5 U.S. Olympians You Should Follow on Social Media During the Summer Games

Athletes set their sights on gold for fans and brands

Headshot of Marty Swant

Olympic athletes competing this summer in Rio will have plenty of opportunities to go for gold, both on the field and online. Social media will play an even bigger role than ever before, given the ascendance of Twitter, Snapchat, Facebook Live and Periscope since the last Summer Games were held. So it will be critical for athletes to spend time on these platforms to both connect with their fans and also to pitch the brands sponsoring them.

While a tweet might not be comparable to a 30-second spot, sports marketing analysts say that the total value social media can bring to brands is no small sum. Athletes with a lot of followers can make a lot of money, explained Bob Dorfman, executive creative director at Baker Street Advertising in San Francisco. "People who follow these athletes really pay attention to what they do, what they wear, what they buy," he told Adweek. "So yes, it's a very lucrative category."

But a bad tweet can get an athlete disqualified faster than a false start. In 2012, a Greek triple jumper was banned from the London Games after tweeting racist remarks about African athletes. A few days later, a Swiss soccer player was kicked off the team after a racist tweet following a loss to South Korea.

So how should athletes handle their social media in a way that brings insight to fans, value to brands and dignity to themselves and their countries? With tact and vigilance, say experts.

Athletes should stay positive before, during and after the games, Dorfman advised. For instance, competitors might post about training, the Brazilian food, the other athletes or anecdotes from life back home—and steer clear of the ongoing Zika outbreak, the U.S. presidential race or problems with Olympic facilities. Also, of course, they'll want to keep it clean.

"You don't want to have a Michael Phelps bong experience," Dorfman noted.

Here, Adweek selects five U.S. Olympians to follow on social media this summer.

Paul George


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George is the U.S. Olympian at the top of the MVPindex list, which measures an athlete's visibility and likeability. With millions of followers —on Twitter (1.4 million), Facebook (3.3 million) and Instagram (3.4 million)—the Indiana Pacers All-Star publishes promotional posts and insights about his life, his team and his friends. George will be the cover athlete for the video game NBA 2K17, which launches Sept. 20. In May, he teamed with Papa John's for a burger-pizza social campaign.

Gabby Douglas


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Olympic all-around gold medalist Douglas is expected to head to Rio with 809,000 Twitter followers and 917,000 Instagram followers, and while it's hard to tell if a tweet is worth more than being on the front of a cereal box, MVPindex says the gymnast has already generated $57,000 in social media value for Nike in just eight posts about the brand. As she defends her gold medal title this summer, Douglas' sponsors AT&T, Procter & Gamble and Citigroup will no doubt be cheering her on.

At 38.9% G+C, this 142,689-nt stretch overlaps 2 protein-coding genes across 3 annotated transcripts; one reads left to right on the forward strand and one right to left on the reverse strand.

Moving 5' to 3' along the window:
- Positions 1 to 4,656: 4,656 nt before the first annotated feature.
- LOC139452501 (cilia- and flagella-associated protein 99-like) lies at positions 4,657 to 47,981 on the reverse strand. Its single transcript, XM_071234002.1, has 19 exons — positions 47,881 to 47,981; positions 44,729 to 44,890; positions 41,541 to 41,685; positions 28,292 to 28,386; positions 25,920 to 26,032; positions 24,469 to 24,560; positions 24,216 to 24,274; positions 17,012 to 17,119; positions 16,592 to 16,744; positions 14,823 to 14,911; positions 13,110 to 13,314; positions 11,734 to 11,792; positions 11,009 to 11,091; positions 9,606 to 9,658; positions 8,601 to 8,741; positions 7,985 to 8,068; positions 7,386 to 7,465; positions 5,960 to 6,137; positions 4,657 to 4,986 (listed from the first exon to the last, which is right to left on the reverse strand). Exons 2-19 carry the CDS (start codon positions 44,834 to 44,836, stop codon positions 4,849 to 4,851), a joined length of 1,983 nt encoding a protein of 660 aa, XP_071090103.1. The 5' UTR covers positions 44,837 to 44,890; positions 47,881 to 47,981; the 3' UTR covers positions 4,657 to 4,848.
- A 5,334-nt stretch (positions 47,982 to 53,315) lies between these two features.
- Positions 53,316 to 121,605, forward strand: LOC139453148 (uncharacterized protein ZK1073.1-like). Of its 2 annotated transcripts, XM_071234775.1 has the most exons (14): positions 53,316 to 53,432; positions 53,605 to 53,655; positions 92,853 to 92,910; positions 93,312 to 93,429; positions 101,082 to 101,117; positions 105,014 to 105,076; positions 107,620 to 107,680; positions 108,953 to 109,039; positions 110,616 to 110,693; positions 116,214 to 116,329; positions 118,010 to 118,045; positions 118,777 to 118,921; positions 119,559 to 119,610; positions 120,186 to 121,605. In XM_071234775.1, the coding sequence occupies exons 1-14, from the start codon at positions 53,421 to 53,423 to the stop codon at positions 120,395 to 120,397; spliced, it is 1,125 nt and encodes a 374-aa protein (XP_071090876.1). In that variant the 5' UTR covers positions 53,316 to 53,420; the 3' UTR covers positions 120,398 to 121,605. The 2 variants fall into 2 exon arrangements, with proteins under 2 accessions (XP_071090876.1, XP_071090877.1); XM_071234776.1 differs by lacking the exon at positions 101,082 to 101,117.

Michael Phelps


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As the most decorated Olympian of all time, Phelps' six Instagram posts for Under Armour have generated $278,000 in marketing value for the company, said MVPindex. According to Nielsen, Phelps' awareness score is way above the average athlete's, though his likability score falls below average. The swimmer's fans tend to spend a lot of money on sports equipment, around $500 a year, per Nielsen, which clearly makes the Under Armour sponsorship a perfect fit. Phelps also medals on social, with 1.6 million Twitter followers, 891,000 followers on Instagram and 7.7 million likes on his Facebook page.

Kerri Walsh Jennings


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The three-time Olympic volleyball gold medalist will be hitting the sand yet again in Rio, pairing up with April Ross (who recently has taken to Twitter herself to promote Mizuno and Smucker's). Earlier this month, Jennings became the first brand ambassador for Jessica Alba's The Honest Company and will help promote its sunscreen under the Brazilian rays. It's likely that the 145,000 people on Twitter, 204,000 on Facebook and 93,000 on Instagram who follow Jennings will be learning more about that soon, along with other posts about volleyball, family and inspirational messages.

Lolo Jones


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In addition to all the Olympic insight you might get from the hurdler, Jones is full of jokes for her followers on Twitter (417, 000), Facebook (410,000) and Instagram (297,000). Sponsors include Asics and Red Bull, and in March, she posted a sponsored photo on Instagram that showed her as a Mii character for Nintendo 3DS. Jones also recently shot a Snapchat commercial for Red Bull.

This story first appeared in the June 27, 2016 issue of Adweek magazine.

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@martyswant martin.swant@adweek.com Marty Swant is a former technology staff writer for Adweek.
Publish date: June 28, 2016 https://dev.adweek.com/brand-marketing/5-us-olympians-you-should-follow-social-media-during-summer-games-172239/ © 2020 Adweek, LLC. - All Rights Reserved and NOT FOR REPRINT